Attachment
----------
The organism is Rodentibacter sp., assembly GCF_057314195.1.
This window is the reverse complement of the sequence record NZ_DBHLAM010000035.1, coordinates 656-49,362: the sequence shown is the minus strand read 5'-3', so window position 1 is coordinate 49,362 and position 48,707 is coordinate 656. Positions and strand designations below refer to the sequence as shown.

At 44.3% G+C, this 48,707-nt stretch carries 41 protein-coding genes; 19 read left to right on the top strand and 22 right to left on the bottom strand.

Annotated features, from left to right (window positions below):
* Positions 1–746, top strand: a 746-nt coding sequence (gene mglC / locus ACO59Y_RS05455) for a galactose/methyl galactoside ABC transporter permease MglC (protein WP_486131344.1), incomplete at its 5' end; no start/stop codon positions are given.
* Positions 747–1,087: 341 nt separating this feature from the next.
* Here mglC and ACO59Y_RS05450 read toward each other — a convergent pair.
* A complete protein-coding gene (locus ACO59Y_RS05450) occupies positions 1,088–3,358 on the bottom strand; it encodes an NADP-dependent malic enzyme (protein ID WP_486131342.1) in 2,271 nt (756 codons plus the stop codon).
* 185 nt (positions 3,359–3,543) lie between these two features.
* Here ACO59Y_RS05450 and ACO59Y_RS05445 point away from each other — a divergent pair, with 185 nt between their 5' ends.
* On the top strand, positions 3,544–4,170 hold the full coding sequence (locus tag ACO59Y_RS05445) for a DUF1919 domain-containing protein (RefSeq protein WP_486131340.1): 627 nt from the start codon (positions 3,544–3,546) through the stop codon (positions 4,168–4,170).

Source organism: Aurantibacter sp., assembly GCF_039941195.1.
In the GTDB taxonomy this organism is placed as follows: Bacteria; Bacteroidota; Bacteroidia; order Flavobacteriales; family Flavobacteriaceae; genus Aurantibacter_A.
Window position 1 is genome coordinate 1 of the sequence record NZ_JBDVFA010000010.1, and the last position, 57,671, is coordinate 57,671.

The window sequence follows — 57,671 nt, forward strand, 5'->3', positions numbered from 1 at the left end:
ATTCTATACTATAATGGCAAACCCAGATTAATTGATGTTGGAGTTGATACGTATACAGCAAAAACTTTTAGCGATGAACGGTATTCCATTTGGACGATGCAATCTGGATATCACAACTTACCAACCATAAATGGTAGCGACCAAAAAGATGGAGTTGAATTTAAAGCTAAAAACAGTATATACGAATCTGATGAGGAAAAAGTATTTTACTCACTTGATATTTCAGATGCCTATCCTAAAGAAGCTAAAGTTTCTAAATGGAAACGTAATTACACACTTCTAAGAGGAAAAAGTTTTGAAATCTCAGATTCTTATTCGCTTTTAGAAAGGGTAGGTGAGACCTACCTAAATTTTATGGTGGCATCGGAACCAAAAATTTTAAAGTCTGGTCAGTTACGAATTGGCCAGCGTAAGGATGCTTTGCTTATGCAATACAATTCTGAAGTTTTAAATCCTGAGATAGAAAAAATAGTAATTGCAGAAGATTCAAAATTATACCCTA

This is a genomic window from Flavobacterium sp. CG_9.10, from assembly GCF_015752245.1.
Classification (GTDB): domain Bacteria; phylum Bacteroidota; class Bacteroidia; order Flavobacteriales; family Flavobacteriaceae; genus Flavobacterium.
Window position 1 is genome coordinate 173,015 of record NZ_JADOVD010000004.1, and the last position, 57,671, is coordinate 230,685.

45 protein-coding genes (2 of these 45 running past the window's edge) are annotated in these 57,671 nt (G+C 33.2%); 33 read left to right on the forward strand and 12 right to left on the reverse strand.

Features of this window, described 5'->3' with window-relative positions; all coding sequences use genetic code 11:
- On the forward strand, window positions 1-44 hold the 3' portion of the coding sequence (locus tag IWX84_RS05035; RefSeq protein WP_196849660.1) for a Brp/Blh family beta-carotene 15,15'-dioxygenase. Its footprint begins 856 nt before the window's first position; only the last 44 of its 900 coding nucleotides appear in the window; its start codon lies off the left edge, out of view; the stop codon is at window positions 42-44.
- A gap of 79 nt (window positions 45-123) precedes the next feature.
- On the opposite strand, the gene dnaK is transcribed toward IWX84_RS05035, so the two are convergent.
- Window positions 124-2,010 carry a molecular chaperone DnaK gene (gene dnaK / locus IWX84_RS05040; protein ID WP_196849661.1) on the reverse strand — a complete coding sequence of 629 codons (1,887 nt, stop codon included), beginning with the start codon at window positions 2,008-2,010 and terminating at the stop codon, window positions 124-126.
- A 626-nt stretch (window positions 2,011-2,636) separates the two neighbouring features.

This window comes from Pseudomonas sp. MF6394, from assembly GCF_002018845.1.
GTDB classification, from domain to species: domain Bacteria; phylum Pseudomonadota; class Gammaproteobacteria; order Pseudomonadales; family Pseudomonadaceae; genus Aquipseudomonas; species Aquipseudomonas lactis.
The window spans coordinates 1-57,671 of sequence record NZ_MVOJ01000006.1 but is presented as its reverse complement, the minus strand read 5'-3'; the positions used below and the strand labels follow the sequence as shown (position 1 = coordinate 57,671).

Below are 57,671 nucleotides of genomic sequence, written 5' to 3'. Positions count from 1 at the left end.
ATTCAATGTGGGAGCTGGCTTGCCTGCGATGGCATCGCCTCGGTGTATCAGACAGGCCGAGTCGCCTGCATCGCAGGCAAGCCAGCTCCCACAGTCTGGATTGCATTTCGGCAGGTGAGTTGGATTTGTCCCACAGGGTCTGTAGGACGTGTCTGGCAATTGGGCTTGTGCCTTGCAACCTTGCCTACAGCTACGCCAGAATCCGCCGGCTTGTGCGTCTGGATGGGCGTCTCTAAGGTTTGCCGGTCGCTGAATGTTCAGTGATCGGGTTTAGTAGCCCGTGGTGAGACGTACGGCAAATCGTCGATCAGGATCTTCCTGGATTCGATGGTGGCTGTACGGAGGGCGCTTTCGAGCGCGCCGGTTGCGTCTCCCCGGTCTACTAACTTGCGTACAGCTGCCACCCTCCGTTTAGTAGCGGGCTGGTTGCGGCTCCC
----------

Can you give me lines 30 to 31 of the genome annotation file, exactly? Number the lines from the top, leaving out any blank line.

Below are 57,671 nucleotides of genomic sequence, written 5' to 3'. Positions count from 1 at the left end.
ATTCAATGTGGGAGCTGGCTTGCCTGCGATGGCATCGCCTCGGTGTATCAGACAGGCCGAGTCGCCTGCATCGCAGGCAAGCCAGCTCCCACAGTCTGGATTGCATTTCGGCAGGTGAGTTGGATTTGTCCCACAGGGTCTGTAGGACGTGTCTGGCAATTGGGCTTGTGCCTTGCAACCTTGCCTACAGCTACGCCAGAATCCGCCGGCTTGTGCGTCTGGATGGGCGTCTCTAAGGTTTGCCGGTCGCTGAATGTTCAGTGATCGGGTTTAGTAGCCCGTGGTGAGACGTACGGCAAATCGTCGATCAGGATCTTCCTGGATTCGATGGTGGCTGTACGGAGGGCGCTTTCGAGCGCGCCGGTTGCGTCTCCCCGGTCTACTAACTTGCGTACAGCTGCCACCCTCCGTTTAGTAGCGGGCTGGTTGCGGCTCCC